There were moments such boldness served her well. When she finally arrived in Kennewick, she realized she was too late to see her sister. As she stood in her sister’s bedroom, she watched the funeral caretakers place her dead sister in the body bag. Before they zipped up the bag, she was bold enough to grab the scarf wrapped around her sister’s hairless head and inhale what was left of her. It was a sisterly act of devotion. It was also Vicky’s last defiant act as the little sister.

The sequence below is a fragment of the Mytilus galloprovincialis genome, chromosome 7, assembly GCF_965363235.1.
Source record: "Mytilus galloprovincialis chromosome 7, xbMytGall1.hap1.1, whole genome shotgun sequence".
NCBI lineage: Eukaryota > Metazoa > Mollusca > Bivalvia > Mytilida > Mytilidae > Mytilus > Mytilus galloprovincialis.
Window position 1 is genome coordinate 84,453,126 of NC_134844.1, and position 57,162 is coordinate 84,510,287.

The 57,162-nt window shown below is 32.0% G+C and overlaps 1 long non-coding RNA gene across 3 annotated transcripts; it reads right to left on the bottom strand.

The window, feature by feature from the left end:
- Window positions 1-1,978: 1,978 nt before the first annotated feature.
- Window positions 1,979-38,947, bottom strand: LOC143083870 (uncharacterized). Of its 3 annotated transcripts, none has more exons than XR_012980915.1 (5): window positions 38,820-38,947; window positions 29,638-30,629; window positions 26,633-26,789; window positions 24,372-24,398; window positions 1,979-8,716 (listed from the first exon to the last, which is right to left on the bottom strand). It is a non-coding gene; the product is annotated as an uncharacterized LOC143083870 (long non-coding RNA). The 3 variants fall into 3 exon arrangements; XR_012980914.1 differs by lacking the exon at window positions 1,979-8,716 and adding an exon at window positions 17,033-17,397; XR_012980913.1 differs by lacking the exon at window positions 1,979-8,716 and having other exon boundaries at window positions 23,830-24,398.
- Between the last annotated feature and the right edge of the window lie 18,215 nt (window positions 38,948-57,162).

The youngest of the three sisters, Vicky’s stories have been told over and over again as a means of comic relief in our family, but these stories are indicative of the kind of woman she had become. I was told that when she was only 5 years-old, one of her chores was to help the maid do the laundry. Part of this chore was making sure that she gathered all of her dirty clothes so that they could be washed. When Vicky didn’t want to do it, she had the attitude that she didn’t have to. This mentality left her without any underwear one night when she had to perform at a school program. Desperate, she sought the aid of her two older sisters, Lucy and Penny, who absolutely refused to loan her any of their underwear. I can imagine Vicky’s desperation and, realizing that it was her own doing that caused her to be in this situation in the first place, shrugging her shoulders and maybe even saying “the hell with it” in Chabacano and going her merry way as she rolled her eyes at her sisters. That evening, on the stage in front of her family, fellow classmates, and the rest of the school, Vicky performed her dance and when she swirled her skirt, she flashed to the audience not only her charming smile, but also her ass.